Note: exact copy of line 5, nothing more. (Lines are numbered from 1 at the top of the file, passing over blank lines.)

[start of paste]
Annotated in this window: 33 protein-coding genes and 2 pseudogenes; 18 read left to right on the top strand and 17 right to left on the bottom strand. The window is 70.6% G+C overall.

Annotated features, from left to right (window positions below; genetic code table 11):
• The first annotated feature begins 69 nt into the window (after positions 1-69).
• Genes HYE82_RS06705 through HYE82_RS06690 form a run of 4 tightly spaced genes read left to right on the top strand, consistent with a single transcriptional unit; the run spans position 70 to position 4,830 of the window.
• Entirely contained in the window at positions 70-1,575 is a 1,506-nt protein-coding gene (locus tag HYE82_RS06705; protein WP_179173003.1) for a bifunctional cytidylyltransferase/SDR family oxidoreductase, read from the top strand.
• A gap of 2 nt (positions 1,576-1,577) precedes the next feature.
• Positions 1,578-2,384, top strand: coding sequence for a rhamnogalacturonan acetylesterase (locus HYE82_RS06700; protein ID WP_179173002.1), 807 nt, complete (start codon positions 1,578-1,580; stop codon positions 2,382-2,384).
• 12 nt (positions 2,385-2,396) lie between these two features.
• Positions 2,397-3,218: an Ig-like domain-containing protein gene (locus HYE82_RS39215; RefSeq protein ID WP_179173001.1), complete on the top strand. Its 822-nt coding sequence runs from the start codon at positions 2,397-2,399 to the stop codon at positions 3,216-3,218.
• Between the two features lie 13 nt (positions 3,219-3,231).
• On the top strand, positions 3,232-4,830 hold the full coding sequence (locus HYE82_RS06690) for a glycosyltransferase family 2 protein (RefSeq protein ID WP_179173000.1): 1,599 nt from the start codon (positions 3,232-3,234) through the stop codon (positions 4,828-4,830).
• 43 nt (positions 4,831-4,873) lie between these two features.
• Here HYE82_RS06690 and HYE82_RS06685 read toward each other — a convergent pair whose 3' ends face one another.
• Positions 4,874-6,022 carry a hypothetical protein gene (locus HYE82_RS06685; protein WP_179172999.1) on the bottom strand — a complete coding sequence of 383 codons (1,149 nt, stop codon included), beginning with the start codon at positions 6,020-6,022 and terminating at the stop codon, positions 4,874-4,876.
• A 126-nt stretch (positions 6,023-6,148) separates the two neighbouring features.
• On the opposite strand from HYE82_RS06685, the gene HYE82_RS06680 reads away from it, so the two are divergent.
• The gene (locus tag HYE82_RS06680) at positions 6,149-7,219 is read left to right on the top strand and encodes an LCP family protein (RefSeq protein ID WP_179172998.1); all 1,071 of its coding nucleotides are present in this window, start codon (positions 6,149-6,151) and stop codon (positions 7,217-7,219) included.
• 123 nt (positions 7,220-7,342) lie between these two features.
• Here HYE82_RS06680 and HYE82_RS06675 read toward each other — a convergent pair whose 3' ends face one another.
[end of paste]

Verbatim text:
• Entirely contained in the window at positions 70-1,575 is a 1,506-nt protein-coding gene (locus tag HYE82_RS06705; protein WP_179173003.1) for a bifunctional cytidylyltransferase/SDR family oxidoreductase, read from the top strand.